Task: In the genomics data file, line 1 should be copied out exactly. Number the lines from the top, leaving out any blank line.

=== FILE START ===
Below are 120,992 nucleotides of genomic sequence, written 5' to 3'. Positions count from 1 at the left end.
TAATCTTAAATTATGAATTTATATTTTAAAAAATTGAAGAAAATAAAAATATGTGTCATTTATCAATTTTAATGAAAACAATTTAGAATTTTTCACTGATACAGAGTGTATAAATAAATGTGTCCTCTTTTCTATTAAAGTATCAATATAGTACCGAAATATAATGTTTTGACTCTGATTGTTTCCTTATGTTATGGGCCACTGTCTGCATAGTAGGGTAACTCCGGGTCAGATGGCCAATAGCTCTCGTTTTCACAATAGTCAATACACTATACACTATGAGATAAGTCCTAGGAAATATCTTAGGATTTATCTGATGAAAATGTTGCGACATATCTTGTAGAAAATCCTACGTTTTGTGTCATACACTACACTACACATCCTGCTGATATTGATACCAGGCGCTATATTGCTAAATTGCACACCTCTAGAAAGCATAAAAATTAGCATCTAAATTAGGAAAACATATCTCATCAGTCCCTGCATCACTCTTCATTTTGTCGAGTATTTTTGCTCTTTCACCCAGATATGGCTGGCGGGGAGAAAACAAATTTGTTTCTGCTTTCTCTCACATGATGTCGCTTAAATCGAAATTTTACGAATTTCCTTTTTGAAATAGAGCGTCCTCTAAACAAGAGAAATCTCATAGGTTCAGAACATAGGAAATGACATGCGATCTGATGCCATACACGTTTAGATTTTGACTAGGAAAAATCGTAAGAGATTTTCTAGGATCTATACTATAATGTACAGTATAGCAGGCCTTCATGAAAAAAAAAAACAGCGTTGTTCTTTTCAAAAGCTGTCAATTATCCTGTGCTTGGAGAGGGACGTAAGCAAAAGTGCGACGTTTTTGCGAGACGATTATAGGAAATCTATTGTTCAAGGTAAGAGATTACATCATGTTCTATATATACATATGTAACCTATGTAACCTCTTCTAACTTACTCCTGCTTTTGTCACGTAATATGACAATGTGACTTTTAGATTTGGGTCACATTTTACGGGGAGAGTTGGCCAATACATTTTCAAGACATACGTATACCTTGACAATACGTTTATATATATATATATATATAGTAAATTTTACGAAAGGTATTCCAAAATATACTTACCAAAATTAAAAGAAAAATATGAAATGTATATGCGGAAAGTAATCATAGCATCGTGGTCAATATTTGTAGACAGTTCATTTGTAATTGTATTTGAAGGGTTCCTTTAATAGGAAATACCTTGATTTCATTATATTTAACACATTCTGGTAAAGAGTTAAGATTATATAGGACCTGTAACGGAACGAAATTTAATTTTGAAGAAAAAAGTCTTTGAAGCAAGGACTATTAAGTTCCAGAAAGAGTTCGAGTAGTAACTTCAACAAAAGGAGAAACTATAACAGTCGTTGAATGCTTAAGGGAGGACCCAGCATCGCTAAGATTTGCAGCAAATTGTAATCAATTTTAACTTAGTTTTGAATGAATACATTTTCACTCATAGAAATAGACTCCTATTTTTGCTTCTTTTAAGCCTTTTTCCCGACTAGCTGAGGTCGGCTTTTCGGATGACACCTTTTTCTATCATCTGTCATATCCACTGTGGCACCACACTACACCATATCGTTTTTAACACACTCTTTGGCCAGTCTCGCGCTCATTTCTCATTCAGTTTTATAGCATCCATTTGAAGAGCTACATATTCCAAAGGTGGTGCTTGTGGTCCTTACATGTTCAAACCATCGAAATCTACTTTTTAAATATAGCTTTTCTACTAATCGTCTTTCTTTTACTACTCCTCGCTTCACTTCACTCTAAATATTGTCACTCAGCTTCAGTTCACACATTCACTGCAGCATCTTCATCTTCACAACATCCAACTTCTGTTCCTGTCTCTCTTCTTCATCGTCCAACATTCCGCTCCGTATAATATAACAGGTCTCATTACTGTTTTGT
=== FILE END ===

Below are 120,992 nucleotides of genomic sequence, written 5' to 3'. Positions count from 1 at the left end.